Starfall's Learn to Read - this is a fabulous free resource, with phonics-based stories for multiple levels of readers

    Brand New Readers - there are a few of these fun, colorful books available online, and more might be at your library.

    Mini books - these are small books, typically 8 pages, that you copy or print and assemble (one cut and a staple), and kids can color the pictures if desired. Scholastic has books of these that typically contain 25 stories, available from your favorite bookseller, and there are some available online. The advantage of these is that there are so many, they can be cycled, so that I can determine whether they are being read from the words or from memory.

    A template for story paper is also useful for summer journaling. I printed a bunch of these and stapled them together, and by the time school starts, she'll have a book all about her own summer vacation.

    Friday, July 3, 2009

    3 Things to do with Beet Greens

    I've never eaten beet greens until this week. In fact, I've only rarely eaten beets themselves. Last summer I bought them once at the farmers' market - thinking that since there are almost no vegetables I truly dislike, I should see what I can do with them. The beet preparations I experienced in childhood were not fond memories. Roasted, I thought they were ok. This year, I'll try again. But first, the greens, since they are more perishable.

    Slice stems and leaves. Beginning with the stems, and adding the leaves when stems are fork-tender, saute lightly in olive oil with a touch of salt, just until bright green. Then, the beet greens can be

    - served alongside fried rice for the family to taste (could also be sauteed in the fried rice for more adventuresome folk)

    - made into enchiladas with some grass-fed ground beef, onions, and monterey jack cheese (for 4 servings, about 1/3# beef cooked with 1 small onion, 3 oz grated cheese, and about 1.5c sauteed beet greens, rolled into 6 steamed corn tortillas and topped with a sauce made from 1/2 c salsa and 1/2 c vegetable broth - bake, covered, 350, 20 minutes; uncover, top with 1oz grated cheese, and bake, uncovered, 10 more min or until thoroughly hot and cooked)

    - mixed with whole grain pasta, olive oil, and romano cheese.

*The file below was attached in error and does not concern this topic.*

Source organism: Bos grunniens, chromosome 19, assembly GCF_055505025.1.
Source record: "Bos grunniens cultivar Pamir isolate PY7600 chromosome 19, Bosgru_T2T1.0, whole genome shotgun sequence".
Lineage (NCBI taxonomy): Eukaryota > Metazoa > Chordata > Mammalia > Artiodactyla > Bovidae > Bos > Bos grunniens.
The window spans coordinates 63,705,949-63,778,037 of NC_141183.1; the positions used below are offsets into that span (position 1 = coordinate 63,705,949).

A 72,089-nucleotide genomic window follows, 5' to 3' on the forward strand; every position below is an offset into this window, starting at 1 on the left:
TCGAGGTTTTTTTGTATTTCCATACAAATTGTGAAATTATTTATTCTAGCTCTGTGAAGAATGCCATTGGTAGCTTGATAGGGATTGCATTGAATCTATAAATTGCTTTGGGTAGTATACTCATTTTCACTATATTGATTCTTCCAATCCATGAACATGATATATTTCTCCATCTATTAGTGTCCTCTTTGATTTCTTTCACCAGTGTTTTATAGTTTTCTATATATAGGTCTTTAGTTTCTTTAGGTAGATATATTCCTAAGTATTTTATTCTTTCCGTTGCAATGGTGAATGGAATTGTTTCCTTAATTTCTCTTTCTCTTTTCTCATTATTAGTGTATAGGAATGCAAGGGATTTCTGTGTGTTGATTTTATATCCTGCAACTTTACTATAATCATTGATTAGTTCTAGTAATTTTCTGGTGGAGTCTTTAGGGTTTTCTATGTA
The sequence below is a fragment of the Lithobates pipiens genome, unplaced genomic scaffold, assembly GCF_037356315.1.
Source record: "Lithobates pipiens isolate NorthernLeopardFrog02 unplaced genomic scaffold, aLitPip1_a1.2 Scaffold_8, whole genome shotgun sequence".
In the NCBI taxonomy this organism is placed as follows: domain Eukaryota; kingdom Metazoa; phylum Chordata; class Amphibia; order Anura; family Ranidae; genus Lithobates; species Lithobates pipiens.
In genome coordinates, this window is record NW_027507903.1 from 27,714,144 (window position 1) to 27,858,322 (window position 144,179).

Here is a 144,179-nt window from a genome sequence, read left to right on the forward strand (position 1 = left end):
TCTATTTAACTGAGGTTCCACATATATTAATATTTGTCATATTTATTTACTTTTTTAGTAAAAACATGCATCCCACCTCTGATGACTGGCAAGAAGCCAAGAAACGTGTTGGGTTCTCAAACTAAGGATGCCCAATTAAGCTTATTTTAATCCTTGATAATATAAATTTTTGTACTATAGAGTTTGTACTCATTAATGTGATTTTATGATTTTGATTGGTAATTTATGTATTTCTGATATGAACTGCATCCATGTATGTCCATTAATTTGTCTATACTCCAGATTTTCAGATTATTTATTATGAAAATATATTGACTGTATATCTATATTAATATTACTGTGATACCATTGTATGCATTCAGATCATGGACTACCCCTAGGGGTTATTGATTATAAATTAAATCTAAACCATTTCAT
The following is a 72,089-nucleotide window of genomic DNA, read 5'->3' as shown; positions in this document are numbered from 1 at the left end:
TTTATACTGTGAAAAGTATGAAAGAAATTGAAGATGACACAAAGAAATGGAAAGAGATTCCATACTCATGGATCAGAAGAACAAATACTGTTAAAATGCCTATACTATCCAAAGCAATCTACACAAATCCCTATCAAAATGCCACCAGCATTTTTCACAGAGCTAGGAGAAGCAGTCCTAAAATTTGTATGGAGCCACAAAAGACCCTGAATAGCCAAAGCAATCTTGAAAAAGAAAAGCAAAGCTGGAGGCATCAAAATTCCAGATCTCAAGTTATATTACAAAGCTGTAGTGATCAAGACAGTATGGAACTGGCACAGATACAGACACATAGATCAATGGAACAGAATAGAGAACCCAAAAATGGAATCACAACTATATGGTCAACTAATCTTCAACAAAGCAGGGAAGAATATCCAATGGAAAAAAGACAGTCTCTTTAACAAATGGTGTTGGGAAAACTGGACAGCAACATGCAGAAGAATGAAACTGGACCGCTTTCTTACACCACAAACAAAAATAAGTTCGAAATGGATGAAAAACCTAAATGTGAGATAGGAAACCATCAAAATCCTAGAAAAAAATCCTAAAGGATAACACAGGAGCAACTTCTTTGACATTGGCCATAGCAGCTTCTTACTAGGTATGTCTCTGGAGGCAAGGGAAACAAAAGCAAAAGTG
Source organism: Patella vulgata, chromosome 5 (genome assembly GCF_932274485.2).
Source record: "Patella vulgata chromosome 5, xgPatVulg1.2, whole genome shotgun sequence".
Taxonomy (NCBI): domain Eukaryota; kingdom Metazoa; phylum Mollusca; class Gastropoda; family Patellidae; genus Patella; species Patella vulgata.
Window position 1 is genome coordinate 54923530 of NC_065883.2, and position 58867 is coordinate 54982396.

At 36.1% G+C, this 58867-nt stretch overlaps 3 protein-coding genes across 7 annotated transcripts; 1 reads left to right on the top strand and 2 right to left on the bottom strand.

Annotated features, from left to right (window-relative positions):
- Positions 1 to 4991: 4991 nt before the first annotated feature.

There are a lot of beet greens on a handful of beets, so they go a long way.

    Tuesday, June 23, 2009


    My nephew's birthday is coming up and today my daughter and I sat down to make cards. I've made cards off and on for years, mostly on the computer. Since my daughter likes to use watercolors, it's companionable for us to work together at the spare table which is set up for projects. I got out a book we both enjoy (since I never had anything that could be termed art education), I Love to Draw, and drew a dragon (my first ever) lighting the candles on a birthday cake (that I could manage by myself). She made a watercolor of a cat. This was far more enjoyable than reading the best offerings (which are never really quite right) and waiting in line at a store. We have a supply of cardstock in rainbow colors and 5x7 envelopes, which fit perfectly when the cardstock is folded once to create a card. I estimated that a card + envelope runs about $0.15, and we reap the benefits of learning and creating our own designs.

    Sunday, June 21, 2009

    Muerbe Teig

    This is my German grandmother's recipe for an open fruit tart. It is simple, full of delicious fruit flavor. I especially like it with blueberries or blackberries. I'm thinking of baking this crust and then putting fresh strawberries on top. In Germany, it would never be served without a dollop of real whipped cream.

    Mürbe Teig (I think this means something like "crumbly dough")

    1 1/3 c flour
    1/3 c butter, flaked
    1/3 c sugar